Building Back Better, BEST
By June 16, 2021 One Comment 382•
This past Friday marked a major milestone in our recovery with the lifting of all capacity restrictions for businesses. As restaurants fill up with hungry diners, stadiums roar with cheering crowds and residents gather to celebrate Pride, we still have a long way to go on the road to economic recovery from the pandemic.
Throughout the public health emergency, I have fought to ensure that our communities, small and local business owners, and workers have the resources they need to thrive. In the fall, the Council passed emergency legislation that I co-authored to extend our restaurant streateries program by more than one year to give business owners and hospitality workers the assurance and certainty they needed. I also introduced the “Great Streets Amendment Act” to make Ward 2 and Georgetown businesses eligible for grant funding from the Department on Small and Local Business Development as we focus on economic stimulus.
I know more support is needed, which is why last week I introduced the “Business and Entrepreneurship Support to Thrive (BEST) Amendment Act of 2021” to streamline the licensing process for new and existing businesses. Incorporating or starting a business in the District of Columbia has proven exhaustive, unnecessarily complex, and expensive, especially for those entrepreneurs without adequate financial resources. Doing business in D.C. should be accessible, efficient and cost-effective.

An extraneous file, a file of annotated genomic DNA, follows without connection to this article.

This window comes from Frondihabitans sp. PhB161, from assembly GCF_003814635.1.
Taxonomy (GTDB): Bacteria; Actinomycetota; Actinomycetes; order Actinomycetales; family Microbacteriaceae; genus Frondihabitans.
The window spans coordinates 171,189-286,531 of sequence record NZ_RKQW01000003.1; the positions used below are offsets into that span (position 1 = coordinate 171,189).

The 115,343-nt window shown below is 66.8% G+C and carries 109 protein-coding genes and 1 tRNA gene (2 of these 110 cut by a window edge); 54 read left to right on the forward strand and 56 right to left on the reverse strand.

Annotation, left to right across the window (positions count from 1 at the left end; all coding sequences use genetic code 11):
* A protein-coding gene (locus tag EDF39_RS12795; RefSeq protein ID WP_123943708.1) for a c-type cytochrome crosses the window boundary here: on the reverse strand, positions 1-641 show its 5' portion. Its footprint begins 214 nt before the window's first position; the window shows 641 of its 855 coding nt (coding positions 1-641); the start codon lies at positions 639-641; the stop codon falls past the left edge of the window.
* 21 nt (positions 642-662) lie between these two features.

Georgetown is a major retail and commercial corridor and hub for education and culture, and we must provide the relief needed to keep our existing businesses in operation and doors open for entrepreneurs across our city.
Building on the funds I secured for the Jelleff Recreation Center feasibility study in last year’s budget, this year’s budget includes a proposed total of $28 million for a full modernization of this centerpiece of the community. I will continue to work with my colleagues to target funding for projects that will improve the overall quality of life in Georgetown. These include a Volta Park re-turf, the Canal Project and Georgetown Visitor Center, a transportation study and an EV charging station. Financing these important projects not only serves Georgetown but our entire city.
With creative strategies and community engagement, I know that we are on the path to recovery. I am grateful for the partnership of the Georgetown Business Improvement District, Georgetown Main Street, Citizens Association of Georgetown and Advisory Neighborhood Commission 2E in our efforts to prioritize the needs of Georgetown and direct resources towards projects that will keep Georgetown as a thriving place for families, businesses, and visitors.
Brooke Pinto represents Ward 2, which includes Georgetown, on the Council of the District of Columbia.